Metafiction, eh? Well, I will start this story by saying that this story is my homework, and the story is that I’m writing about metafiction right before class, even though my prodding for more homework probably caused you to assign this. Now there, right there, is a story: it reveals something about myself as a meta-character in my meta-life-story.
This poet is crazy, man. The simplicity of that sentence is suggestive of my childish, shallow judgment. It’s my voice, dude. The reality of the situation is that my spring break, like all other spans of time, was a sincere journey of the mind. When you look at life as a story, suddenly every moment is an urgent, manic creeping of a new era in self. Every moment is a new eternity, and suddenly there are imagined chapters and self-perpetuated insanities and things.
Remember about all things meta: meta things have a little human compulsion: a compulsion to be sincere and real. The author knows the author is only pretending. They are creating a world, but the only way for the world and the characters of that world to be comfortable with themselves is for them to know that they are not real.
During the lethargic heat of my week, while not completing my assignments, I found myself reading James Joyce. I was unable to really believe in the illusions of the fiction, and so too did the fiction of my life repulse me. The blankets of the bed incubate my sweat in the late morning, where the dark frame of my phone so close to my eye on the shelf was like a lit plateau of another world. The world had already passed ten, but I was not ready to begin the passing of the day. I don’t care anymore for that, or how I toiled over the choice to fall back to dreaming, This is meaningful, this is meaningful, this is meaningful. A story that knows it is a story is really an essay. I am looking for the bit of insight in life as a repetition, when the days are a pattern of waking and brief death. Brief death, that means sleep. I don’t know why I chose metafiction. I’ve already written about it, it bores me now. I understand the fundamentals of deconstruction, and you can tell I’m bored, maybe that’s why I asked for more work: as an act of desperation, as if finding a mindless task for each moment will prevent me from horrid self analysis, and what irony then, that this instance of mindless busy work has driven me only deeper into obsessive thoughts.
But the problem with all of this is a lack of description, or “Accuracy.” My blanket is currently unreal. Not real, not till I tell you it’s plaid blue with faded corners, almost yellowed by years of childhood fever and possible mishaps of soporiferous urinating. Also, my name is no longer Alejandro. I am Captain Charlie, captain of a boat who never shaves, and I’m captain of the boat in compensation for my many shameful years as a bed-wetter, though you couldn’t tell by looking at my boat. It’s got an anchor the size of a child, painted red right on the sides, and a mast that goes up pretty tall, tall enough for a crow’s nest to be necessary and pragmatic, one built for two with a red flag at the top. Now that’s a real ship, and it’s always wet on board, so you would never think to wonder if any of that wetness is urine, would you? No, it’s a ship of the sea—if it smells and is wet, it’s probably come from the sea and not from captain Charlie’s issues, so make no further inquiries there.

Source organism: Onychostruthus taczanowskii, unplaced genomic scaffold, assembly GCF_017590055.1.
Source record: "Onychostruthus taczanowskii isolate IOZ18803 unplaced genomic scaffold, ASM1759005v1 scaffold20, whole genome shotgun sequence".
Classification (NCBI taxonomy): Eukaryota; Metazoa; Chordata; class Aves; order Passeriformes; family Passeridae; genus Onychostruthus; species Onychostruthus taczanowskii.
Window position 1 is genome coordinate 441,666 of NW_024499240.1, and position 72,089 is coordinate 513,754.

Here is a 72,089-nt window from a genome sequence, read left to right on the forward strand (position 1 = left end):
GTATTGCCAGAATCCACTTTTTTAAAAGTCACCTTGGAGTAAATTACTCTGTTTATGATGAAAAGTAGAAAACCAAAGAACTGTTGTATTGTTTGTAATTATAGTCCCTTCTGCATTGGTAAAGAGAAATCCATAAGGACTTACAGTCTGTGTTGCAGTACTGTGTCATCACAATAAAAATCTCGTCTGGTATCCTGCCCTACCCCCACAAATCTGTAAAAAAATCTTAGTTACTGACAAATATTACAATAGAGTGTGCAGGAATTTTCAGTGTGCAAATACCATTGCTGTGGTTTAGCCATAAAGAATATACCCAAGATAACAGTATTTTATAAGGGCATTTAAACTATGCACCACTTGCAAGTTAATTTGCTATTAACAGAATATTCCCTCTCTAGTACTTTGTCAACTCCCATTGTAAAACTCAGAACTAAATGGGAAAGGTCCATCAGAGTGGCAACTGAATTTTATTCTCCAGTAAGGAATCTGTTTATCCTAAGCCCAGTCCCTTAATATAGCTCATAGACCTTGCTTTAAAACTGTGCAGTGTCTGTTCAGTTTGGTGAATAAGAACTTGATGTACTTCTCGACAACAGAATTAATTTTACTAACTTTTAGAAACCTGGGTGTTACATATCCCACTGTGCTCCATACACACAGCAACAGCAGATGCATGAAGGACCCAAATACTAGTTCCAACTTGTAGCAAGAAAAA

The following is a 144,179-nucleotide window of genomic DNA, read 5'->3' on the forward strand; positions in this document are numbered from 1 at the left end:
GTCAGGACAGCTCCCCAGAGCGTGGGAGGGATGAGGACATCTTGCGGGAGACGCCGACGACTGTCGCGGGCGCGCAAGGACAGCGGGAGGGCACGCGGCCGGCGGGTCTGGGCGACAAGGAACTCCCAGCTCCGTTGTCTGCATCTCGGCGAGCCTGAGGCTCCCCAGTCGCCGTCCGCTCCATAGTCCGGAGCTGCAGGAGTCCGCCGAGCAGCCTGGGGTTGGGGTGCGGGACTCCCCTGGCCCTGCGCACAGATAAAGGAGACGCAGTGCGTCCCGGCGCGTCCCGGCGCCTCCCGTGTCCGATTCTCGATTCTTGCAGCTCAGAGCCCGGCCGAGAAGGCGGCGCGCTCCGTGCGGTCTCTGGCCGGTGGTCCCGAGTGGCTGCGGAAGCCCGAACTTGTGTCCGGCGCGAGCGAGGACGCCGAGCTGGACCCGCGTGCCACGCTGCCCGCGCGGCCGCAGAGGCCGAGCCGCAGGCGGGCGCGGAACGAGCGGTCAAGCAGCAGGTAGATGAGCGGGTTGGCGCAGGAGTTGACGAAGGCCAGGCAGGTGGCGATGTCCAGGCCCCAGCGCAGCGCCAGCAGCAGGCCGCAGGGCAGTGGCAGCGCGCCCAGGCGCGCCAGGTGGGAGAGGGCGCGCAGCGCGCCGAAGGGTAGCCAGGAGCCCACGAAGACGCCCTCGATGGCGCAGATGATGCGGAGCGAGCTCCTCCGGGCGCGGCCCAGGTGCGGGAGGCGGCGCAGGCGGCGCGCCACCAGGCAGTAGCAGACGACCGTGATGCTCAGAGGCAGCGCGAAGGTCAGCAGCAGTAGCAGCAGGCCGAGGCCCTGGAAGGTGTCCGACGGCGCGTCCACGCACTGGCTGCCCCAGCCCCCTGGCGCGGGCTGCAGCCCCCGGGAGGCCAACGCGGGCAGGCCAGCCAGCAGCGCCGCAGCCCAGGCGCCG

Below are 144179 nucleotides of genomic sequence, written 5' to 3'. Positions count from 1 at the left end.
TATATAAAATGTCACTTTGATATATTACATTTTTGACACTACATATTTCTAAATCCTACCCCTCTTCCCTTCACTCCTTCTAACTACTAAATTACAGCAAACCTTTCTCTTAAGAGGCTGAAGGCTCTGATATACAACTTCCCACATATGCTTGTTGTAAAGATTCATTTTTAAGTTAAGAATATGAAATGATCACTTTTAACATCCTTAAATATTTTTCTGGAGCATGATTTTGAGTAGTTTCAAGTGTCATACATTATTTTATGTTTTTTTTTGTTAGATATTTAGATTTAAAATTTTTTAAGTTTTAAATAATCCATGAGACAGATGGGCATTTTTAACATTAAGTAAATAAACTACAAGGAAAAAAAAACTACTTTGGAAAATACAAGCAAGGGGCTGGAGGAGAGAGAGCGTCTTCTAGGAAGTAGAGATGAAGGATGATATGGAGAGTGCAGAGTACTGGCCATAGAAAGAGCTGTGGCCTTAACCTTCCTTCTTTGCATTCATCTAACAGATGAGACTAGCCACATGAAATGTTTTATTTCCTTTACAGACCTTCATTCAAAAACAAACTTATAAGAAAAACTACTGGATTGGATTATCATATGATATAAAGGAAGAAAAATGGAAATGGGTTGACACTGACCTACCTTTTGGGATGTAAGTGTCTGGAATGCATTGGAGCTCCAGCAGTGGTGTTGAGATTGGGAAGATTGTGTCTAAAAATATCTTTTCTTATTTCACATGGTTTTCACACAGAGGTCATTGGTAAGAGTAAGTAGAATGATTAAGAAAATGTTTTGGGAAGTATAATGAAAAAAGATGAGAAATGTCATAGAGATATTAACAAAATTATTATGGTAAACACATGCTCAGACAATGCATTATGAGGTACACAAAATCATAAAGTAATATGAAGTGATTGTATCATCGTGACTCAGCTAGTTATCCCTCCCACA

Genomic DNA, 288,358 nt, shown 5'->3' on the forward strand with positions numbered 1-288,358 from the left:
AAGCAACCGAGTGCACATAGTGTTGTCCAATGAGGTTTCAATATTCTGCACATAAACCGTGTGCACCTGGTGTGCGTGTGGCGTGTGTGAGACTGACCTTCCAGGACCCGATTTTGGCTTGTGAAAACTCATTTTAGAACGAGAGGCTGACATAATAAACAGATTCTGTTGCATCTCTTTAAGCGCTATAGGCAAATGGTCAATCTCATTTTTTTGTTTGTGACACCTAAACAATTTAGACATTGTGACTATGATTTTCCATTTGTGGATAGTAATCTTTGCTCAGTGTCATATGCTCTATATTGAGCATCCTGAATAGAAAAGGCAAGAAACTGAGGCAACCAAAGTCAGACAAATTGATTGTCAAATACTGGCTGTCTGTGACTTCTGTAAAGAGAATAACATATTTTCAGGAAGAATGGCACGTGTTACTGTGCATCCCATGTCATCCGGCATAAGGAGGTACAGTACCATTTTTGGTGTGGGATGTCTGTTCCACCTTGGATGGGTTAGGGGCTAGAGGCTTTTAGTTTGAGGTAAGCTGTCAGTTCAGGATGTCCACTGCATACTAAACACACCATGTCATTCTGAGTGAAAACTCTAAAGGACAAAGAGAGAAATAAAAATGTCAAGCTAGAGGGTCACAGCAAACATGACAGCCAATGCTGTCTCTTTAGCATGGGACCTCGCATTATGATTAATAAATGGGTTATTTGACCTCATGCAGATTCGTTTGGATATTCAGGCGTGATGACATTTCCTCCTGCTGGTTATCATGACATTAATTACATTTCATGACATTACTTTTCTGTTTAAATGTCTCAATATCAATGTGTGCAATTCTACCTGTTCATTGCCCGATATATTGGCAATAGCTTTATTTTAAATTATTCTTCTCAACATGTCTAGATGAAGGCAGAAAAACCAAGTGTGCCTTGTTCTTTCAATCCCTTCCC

That’s not quite accurate, but it’s something. I’ll try again. By the way, once you go meta, you don’t really go back. The truth is infectious.
You’ve heard this next one, I’m sure.
It’s about the guy who was born without tear ducts. This one is good (and I would know, since I was born without tear-ducts myself), not that it means much to you, and when I say “you”, I am referring in a hostile tone to the whole world. Anyone out there reading this or thinking this by chance can really go to hell. I’d like to see the world lose all its teeth gnawing on a shard of metal from a crashed Nazi warplane, and I don’t even get it. It’s not easy being in love how I am in love—it takes a lot of hatred. Every night her face emerges in the dark, and I’m crushed between that and the coldness of the pillow. She’s got a face, and that’s all I really know, for I’ve not had the courage to say hello.
She’ll never love me because of the demon that’s taken up residence in my heart, though the demon insists he’s built a shack somewhere close to my lungs, and only strolls around my heart every other late evening. Gosh, am I sleepy. But No! I must declare to the bitter world that I’d love her, but this demon’s been using my hands in mischievous circumstances.
Partly it’s not so awful, since I was born without a means for tearing, but my eyes have always dried out. Used to be I got by just walking under storms of rain with my bloodshot ears eagerly open.
But nowadays I creep along in alleys, and when I see a homeless man, I stop him and look into his eyes, just a moment so I can watch the dirt falling from his face in horror. How gross, I say, and yet I shed no tears for him.